COVID-19 Deaths Continue to Decline, While Hospitalizations Increase in Some States

Healthcare worker put a test swab into a container after swabbing the driver at a newly opened drive-through COVID-19 testing site at the Miami-Dade County Youth Fair & Exposition center, Wednesday, April 8, 2020, in Miami. (AP Photo/Wilfredo Lee)
AP Photo/Wilfredo Lee

The COVID Tracking Project reported on Monday that COVID-19 deaths continue to fall in the United States but also noted in a series of tweets the number of cases is up slightly over the past seven days and that they are watching closely five states where current hospitalizations have increased over the past two weeks.

Nate Silver added his own analysis of the recent COVID-19 data:

Current hospitalizations of COVID-19 are down from the peak. According to the University of Minnesota Carlson School of Management COVID-19 Hospitalization Tracking Project, there were 22,639 current hospitalizations in the United States on Monday among the 42 states that keep and report that data. This is a dramatic decline from April 13, when there were 18,829 hospitalizations in New York State alone.

Since the start of the coronavirus pandemic, more than 118,000 Americans have died from COVID-19, according to Worldometers. (The COVID Tracking Project currently lists 110,000 deaths.) The vast majority of those deaths are among those over the age of 65.

Former New York Times reporter Alex Berenson added a note of skepticism Monday in the way the media has been reporting on COVID-19 data.

But Berenson told Fox News host Martha MacCallum of The Story on Friday:

“We keep talking about cases, cases, cases, cases, cases. In this case, the media is using that to refer to positive test results,” Berenson told host Martha MacCallum. “It’s not clinically meaningful. What’s clinically meaningful is that people wind up in the hospital, if people wind up certainly on ventilators or ICU’s, those are dangerous things.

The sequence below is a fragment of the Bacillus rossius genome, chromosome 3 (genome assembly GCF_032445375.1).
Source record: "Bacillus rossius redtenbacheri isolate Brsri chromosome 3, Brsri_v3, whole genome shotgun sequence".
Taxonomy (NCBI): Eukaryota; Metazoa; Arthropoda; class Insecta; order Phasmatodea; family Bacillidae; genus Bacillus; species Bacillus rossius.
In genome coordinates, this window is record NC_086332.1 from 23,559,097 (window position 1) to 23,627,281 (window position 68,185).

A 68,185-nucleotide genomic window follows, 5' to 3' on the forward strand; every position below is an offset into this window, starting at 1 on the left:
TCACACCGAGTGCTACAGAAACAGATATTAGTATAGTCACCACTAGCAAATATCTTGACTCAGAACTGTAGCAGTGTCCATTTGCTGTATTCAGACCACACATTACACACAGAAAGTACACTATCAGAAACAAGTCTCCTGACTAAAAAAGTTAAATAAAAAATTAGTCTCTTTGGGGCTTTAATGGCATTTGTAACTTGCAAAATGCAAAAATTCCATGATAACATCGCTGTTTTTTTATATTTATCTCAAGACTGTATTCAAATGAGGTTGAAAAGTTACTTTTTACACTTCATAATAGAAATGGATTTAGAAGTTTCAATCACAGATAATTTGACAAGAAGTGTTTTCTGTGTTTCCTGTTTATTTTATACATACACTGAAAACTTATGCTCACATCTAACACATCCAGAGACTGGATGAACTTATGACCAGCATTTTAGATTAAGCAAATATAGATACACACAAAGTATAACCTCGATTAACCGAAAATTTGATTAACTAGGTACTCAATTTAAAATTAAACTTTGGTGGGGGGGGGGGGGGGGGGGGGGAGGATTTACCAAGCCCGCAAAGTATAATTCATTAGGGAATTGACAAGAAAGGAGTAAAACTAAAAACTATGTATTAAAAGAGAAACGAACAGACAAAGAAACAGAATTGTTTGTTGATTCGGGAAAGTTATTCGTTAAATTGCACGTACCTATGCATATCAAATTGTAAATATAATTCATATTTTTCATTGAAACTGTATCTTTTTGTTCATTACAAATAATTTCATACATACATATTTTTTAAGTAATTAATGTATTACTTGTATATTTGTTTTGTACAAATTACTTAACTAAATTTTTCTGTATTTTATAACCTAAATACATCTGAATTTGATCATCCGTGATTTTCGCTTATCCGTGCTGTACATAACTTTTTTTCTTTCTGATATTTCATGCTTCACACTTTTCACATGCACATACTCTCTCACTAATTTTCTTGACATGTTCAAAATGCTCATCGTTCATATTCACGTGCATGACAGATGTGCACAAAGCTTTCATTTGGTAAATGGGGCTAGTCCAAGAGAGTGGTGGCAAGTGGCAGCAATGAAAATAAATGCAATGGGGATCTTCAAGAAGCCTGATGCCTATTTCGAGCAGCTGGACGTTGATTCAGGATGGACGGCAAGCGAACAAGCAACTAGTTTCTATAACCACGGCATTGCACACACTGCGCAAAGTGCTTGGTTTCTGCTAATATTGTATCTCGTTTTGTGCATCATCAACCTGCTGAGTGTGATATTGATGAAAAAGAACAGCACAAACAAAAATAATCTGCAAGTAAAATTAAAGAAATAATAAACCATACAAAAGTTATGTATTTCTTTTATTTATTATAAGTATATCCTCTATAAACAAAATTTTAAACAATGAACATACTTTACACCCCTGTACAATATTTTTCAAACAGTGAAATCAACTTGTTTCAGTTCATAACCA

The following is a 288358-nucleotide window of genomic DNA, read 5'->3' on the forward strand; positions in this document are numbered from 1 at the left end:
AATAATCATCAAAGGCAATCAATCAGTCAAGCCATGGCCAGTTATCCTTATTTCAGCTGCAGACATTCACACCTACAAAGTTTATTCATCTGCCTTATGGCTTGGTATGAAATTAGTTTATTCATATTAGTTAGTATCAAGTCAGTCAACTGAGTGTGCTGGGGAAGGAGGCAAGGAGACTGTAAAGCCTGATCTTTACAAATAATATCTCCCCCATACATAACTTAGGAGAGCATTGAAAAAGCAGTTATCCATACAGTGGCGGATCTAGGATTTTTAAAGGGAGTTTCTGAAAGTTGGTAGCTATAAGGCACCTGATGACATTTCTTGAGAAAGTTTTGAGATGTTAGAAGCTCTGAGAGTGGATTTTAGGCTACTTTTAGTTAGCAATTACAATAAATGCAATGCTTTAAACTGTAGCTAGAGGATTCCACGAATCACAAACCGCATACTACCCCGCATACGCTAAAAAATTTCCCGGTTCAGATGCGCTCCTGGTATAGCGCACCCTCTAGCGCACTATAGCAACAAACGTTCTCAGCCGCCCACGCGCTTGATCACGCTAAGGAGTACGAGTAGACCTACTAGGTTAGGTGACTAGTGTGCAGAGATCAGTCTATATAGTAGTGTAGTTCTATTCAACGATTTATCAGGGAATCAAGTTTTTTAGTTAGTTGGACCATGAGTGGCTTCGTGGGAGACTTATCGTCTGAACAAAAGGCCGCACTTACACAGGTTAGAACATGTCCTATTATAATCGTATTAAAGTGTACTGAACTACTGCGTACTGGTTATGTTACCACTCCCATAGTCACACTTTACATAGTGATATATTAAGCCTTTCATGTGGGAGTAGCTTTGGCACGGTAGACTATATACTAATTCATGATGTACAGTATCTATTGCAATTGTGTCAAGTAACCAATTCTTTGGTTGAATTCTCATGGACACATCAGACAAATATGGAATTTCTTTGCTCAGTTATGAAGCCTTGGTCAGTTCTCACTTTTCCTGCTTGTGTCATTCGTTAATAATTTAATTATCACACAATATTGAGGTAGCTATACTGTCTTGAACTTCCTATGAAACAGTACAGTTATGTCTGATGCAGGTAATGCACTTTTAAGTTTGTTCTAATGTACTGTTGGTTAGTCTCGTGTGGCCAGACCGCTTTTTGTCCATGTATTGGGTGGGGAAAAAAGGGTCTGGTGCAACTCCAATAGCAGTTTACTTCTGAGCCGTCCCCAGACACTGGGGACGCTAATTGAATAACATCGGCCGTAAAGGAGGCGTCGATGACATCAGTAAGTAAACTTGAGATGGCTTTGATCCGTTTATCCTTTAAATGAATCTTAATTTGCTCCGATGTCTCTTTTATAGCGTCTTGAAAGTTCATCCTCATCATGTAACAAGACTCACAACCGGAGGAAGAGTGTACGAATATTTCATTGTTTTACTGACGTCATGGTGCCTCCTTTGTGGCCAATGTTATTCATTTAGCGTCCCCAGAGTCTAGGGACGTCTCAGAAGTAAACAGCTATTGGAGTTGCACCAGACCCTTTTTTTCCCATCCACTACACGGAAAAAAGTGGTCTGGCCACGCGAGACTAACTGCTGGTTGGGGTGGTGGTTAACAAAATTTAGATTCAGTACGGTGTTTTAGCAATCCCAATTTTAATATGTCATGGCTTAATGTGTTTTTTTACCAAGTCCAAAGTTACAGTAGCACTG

“The thing that we know about COVID-19 … is that your risk of getting really sick from it is incredibly dependent on your age,” Berenson added. “So if we’ve a thousand cases in nursing homes, it’s very, very different than a thousand cases at a Whirlpool plant where people are much younger, much less at a college …

“I’m not saying there’s nothing to be concerned about. I’m not saying there’s nothing to watch,” Berenson continued. “We need to follow the data, just as we always have. But the media, the media just wants panic.”

CNN reported last week, “the number of Covid-19 hospitalizations since Memorial Day has gone up in at least a dozen states: Alaska, Arkansas, Arizona, California, Kentucky, Mississippi, Montana, North Carolina, Oregon, South Carolina, Texas and Utah.”

In a series of tweets on Thursday, Berenson added a note of caution on reports of increases in current hospitalizations for COVID-19 in California, Texas, North Carolina, and several other states, asserting that “the media is both confused and conflating several different data points in an effort to stir hysteria.”

“Overall hospitalizations are rising because people are returning to hospitals for elective (and in some cases very necessary) surgeries that were postponed,” Berenson tweeted, adding:

While the governors of Utah and Oregon have responded to the slight uptick in cases and current hospitalizations in their states by placing a pause on plans to reopen the economy, most other governors in states experiencing case and current hospitalization increases have given no indication of pausing their reopenings.


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